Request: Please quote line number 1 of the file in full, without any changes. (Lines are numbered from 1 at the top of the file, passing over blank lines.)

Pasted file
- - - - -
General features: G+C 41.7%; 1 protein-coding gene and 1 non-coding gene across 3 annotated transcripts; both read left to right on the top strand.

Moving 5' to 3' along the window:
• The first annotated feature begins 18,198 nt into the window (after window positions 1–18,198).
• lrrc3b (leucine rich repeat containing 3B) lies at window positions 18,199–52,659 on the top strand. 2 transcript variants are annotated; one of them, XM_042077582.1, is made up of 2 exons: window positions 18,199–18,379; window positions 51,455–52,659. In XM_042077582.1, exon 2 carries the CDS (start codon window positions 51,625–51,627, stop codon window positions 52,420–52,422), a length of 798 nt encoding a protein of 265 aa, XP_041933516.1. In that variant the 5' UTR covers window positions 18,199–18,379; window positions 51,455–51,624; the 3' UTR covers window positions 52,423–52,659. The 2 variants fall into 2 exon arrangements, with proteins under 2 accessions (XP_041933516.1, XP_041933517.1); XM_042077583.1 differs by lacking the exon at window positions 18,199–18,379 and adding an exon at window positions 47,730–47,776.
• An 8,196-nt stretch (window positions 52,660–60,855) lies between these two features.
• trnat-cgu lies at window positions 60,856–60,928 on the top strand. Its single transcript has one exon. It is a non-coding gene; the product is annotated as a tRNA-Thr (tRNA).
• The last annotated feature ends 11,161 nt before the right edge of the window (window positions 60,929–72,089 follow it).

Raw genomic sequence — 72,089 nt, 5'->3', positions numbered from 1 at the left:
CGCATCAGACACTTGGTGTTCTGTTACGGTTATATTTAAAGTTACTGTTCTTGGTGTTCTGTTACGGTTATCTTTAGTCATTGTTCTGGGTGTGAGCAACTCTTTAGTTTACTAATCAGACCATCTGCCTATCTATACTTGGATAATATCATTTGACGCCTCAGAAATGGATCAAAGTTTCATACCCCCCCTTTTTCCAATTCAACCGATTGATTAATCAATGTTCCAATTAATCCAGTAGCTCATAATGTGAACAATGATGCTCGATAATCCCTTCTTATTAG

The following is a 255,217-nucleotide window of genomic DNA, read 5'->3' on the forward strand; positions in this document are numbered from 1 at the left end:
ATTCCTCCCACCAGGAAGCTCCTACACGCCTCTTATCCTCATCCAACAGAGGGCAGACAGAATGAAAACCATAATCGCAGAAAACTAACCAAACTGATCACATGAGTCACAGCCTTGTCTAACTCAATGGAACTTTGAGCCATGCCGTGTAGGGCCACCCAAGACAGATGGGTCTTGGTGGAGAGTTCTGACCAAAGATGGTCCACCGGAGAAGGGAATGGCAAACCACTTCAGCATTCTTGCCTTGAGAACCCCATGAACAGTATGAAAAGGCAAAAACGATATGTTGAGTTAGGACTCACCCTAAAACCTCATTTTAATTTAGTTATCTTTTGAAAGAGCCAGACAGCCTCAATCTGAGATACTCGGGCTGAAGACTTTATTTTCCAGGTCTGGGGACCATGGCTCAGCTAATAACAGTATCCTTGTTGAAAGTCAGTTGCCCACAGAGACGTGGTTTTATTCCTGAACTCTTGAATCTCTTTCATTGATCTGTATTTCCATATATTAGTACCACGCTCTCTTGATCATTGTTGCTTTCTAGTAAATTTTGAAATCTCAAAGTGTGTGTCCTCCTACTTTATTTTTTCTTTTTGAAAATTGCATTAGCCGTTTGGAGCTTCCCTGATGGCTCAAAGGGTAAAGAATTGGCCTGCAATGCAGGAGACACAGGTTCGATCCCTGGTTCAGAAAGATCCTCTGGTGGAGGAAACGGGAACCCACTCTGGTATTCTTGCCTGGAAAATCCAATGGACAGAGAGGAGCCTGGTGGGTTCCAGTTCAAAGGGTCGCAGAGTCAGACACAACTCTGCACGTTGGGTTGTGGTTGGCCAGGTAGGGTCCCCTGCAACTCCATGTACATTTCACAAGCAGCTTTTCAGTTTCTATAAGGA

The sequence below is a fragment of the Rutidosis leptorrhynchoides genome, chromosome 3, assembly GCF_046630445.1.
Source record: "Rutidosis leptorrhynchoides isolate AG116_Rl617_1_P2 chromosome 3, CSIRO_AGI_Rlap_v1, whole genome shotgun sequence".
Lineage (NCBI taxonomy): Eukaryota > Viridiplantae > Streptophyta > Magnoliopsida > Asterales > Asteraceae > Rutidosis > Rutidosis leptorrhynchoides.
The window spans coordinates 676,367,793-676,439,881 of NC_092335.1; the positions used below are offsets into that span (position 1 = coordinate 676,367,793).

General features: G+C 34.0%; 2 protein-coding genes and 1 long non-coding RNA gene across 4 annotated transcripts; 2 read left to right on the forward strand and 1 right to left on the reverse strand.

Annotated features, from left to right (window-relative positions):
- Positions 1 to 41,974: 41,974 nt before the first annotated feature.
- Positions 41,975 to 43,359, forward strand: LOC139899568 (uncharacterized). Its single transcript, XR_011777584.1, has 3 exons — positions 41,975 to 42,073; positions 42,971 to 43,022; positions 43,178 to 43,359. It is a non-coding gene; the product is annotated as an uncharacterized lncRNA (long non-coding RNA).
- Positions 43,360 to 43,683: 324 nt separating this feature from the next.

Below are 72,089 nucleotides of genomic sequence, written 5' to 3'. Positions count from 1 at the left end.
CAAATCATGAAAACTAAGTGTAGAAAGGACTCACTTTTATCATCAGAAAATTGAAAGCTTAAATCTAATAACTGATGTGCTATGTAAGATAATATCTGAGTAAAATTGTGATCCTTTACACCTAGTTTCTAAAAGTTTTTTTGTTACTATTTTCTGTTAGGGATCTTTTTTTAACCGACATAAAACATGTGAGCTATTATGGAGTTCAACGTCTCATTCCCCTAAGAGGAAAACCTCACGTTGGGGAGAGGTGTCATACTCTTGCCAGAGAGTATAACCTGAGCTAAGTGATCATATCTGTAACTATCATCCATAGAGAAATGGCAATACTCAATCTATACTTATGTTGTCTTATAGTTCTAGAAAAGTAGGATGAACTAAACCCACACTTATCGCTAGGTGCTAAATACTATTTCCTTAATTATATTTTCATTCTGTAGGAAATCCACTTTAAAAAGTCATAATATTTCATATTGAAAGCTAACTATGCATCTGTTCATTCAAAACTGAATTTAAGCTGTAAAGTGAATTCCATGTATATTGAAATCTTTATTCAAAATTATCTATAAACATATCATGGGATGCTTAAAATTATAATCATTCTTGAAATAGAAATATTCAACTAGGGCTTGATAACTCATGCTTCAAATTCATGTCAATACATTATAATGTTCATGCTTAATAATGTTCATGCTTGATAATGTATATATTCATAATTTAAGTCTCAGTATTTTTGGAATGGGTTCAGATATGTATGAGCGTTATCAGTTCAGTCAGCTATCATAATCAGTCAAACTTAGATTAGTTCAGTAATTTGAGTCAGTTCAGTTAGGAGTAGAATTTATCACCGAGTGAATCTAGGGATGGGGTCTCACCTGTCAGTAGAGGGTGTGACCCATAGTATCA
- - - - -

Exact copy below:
General features: G+C 41.7%; 1 protein-coding gene and 1 non-coding gene across 3 annotated transcripts; both read left to right on the top strand.